Saturday, 21 February 2009

Bergman's Wild Strawberries

But then there was the Wild Strawberries, a film which will only be fully appreciated by old persons aware of death as they too reflect on their lives and seek redemption.
I am not sure about some of the imagery and the dream sequences and flashbacks, but there is so much I could identify with.

The film begins with Professor Borg who although living with a housekeeper is alone after the death of his wife, with a flashback suggesting the marriage was unhappy and that he never recovered when his childhood youth sweetheart married a brother and is alive now a75 year widow with six grown up children. He has had a troubled night with a dream which portends his death.
I liked the feel of the dream which touches my own in the sense of being an observer as well a participant and therefore contemporary experience never recaptures the innocent intensity of childhood experiences.

This is an important day for the Professor when he is to be honoured for his work of fifty years and the impact of the dream is to make him get up and travel by car rather than plane in carefully planned journey which his son also a doctor and his housekeeper had arranged. She is upset and does not understand his change of plan. He confesses that this is a major change for him too. He admits be being an isolate living for his work and a pedantic with routines so this change is untypical. His daughter in law, who we later learn has had troubles with her husband, decides to travel with him by car and early on in the journey he takes her to where the family lived or somewhere similar to the location of the wild strawberry patch which leads to the memory as a young man of relationships and where he meets a young girl and her two companions on their way hitchhiking to Italy. They symbolise youth, hope, the future and they are fearless, but kind- one is going to be a doctor the other a cleric, they are middle class intelligent and the world is theirs.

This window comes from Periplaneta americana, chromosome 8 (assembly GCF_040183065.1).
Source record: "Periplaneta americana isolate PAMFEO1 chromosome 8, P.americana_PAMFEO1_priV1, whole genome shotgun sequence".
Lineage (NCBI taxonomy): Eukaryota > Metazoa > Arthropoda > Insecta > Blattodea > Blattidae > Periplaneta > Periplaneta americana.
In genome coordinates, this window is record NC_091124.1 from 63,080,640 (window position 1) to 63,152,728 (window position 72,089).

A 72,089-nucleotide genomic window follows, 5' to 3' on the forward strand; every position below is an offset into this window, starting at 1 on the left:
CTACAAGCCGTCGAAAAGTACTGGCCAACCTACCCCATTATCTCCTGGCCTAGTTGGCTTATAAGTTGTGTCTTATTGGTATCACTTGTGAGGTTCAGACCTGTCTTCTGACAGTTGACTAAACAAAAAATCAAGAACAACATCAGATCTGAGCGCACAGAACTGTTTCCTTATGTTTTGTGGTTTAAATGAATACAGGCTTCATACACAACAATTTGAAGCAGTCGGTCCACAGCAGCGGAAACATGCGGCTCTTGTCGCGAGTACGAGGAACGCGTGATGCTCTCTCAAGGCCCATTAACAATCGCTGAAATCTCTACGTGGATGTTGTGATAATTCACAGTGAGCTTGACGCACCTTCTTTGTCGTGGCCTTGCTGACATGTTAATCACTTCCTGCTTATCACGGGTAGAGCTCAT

Soon after they have recommence their journey they are nearly hit by a car on the wrong side of the road which over turns and although they are able to right it, it is too damaged to continue so they give a lift (the car is big enough with three rows of seats), but after a short period they eject the couple who spend the time attacking each other in their own ways… a negative relationship but which has a positive effect on the relationship between father and daughter in law, daughter in law and her husband later and between the professor and the housekeeper.
After an enjoyable lunch father and daughter in law go to see his mother who is 86 alert with her memories this is another significant moment for me as she comments that all but one of children are dead that she sees only one grandchild once a year that she has fifteen great grand children who she has never seen.
She is grateful that her son has called in on his big day, it is a treasured moment for her because she does not know if she will ever see him again or him her.
There are touching moment at the end with his social professional recognition of the award which is similar to getting freedom of the city with marching through the streets. The ceremony is in Latin which brings a reminder of how universal academic language once was. The trio of backpackers serenade him at bedtime and he hopes they will keep in contact although he knows they will not. But the film ends on positive notes. His daughter in law is pregnant but the husband does not want a child, the ending suggests reconciliation and he will accept the child.
One core of the film is that question can God exist in the world of science and this is argued between the travelling student cleric and doctor to be who comes to blows hints and indicates something of one of great conflicts of the final segment of the century.
However the heart of the film is about mortality and the possibility of resurrection in a reality sense, not just the concept of absolution, reparation and redemption. Especially when in one sequence the professor fails to answer the question what is the first duty of the doctor, and he fails to the answer which is to seek forgiveness yet while he learns that his son hates him (from his daughter in law), Max Von Sydow as a garage proprietor and his pregnant wife refuses to let him pay for petrol, water and oil check because of his previous service to the family and community and given this unconditional love he openly queries whether he should have left and move on, alas in my case the world of child care was swept away by social services although I have to add that would have I ever have become a chief officer had it not been for this double revolution of social services and local government change coinciding with health 1971 1974. One should not attempt to seek redemption in the last moments although this may sufficient for some, but for the rest is has to be an ongoing quest as close as we can to the original sin.

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